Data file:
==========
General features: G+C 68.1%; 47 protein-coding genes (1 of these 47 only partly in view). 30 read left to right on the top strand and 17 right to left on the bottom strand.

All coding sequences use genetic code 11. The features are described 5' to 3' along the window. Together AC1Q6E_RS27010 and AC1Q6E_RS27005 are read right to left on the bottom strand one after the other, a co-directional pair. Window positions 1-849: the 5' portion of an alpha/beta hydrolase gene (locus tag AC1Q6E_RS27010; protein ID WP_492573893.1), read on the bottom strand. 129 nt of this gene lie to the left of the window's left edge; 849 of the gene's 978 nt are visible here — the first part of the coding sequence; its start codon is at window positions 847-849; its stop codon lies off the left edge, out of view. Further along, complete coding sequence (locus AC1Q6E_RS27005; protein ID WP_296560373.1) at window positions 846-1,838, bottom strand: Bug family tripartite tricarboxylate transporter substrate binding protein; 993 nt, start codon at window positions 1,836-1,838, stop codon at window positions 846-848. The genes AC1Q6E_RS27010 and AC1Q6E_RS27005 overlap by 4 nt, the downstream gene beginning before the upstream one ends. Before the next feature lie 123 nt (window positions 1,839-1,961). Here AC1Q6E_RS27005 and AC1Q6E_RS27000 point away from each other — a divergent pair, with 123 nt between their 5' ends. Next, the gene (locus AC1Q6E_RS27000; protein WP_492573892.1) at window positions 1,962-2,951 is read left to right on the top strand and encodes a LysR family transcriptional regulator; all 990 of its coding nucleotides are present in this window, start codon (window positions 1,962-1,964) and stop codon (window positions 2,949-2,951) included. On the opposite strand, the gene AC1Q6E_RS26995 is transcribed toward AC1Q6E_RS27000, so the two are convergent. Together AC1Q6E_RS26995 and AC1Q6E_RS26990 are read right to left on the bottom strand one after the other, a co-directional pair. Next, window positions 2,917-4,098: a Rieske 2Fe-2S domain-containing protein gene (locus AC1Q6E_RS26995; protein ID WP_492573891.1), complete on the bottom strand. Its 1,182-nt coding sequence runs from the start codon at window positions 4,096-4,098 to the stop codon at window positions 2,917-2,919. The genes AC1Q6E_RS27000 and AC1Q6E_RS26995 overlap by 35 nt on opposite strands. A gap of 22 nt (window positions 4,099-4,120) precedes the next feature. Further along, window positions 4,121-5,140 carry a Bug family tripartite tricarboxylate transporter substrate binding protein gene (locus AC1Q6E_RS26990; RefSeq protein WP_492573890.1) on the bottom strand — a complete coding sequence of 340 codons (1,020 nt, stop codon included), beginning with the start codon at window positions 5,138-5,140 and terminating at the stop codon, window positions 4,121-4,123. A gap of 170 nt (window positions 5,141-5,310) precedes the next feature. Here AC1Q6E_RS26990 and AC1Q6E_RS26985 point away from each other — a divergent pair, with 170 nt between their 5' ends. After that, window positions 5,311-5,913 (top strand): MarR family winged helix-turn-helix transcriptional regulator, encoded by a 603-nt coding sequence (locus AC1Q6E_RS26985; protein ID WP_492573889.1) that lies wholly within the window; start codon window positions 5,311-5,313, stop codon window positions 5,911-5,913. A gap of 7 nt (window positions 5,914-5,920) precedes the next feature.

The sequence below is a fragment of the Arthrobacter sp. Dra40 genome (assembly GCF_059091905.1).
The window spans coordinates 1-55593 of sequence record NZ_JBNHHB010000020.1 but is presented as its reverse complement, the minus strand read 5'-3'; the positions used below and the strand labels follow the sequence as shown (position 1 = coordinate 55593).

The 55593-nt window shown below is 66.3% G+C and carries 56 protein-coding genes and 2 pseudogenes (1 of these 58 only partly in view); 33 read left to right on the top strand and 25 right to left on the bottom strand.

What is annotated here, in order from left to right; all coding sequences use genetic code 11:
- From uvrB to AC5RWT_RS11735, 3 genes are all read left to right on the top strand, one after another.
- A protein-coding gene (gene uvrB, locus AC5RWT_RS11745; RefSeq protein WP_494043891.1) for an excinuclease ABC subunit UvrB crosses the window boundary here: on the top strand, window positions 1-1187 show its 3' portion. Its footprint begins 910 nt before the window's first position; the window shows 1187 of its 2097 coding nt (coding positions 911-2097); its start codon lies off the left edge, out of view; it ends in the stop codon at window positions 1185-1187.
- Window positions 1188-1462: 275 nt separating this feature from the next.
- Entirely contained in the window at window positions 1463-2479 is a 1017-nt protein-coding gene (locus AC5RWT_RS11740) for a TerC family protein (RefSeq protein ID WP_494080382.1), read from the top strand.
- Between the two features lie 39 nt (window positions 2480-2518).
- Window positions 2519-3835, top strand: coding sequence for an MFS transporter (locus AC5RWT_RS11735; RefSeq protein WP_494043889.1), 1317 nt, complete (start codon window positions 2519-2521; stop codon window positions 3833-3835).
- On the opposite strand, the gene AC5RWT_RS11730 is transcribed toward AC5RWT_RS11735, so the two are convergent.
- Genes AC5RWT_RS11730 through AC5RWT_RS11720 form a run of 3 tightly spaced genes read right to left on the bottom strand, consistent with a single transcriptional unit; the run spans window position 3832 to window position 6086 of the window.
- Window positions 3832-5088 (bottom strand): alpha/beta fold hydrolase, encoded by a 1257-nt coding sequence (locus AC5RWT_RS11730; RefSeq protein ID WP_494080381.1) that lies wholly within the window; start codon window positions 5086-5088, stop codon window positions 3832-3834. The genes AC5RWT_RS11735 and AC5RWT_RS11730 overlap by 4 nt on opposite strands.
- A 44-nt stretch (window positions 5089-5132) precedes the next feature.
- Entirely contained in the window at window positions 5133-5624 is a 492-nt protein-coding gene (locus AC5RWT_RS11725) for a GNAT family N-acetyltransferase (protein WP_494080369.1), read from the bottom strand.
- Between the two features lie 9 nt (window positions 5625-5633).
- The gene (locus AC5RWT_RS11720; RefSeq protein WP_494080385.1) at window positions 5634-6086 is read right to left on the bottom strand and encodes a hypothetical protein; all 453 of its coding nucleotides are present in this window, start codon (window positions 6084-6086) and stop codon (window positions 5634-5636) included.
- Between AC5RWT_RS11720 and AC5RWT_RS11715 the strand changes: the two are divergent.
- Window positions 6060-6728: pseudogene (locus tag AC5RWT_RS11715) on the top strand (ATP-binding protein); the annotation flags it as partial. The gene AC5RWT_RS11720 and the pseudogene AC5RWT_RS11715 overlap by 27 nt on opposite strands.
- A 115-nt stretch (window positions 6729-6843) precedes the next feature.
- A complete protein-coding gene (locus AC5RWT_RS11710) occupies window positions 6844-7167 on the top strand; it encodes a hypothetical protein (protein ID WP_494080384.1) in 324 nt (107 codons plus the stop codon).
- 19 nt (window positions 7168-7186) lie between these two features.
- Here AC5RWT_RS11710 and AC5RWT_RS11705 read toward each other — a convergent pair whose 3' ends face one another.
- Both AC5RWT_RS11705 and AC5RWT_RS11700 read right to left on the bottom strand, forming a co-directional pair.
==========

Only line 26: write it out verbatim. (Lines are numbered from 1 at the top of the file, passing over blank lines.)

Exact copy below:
- Both AC5RWT_RS11705 and AC5RWT_RS11700 read right to left on the bottom strand, forming a co-directional pair.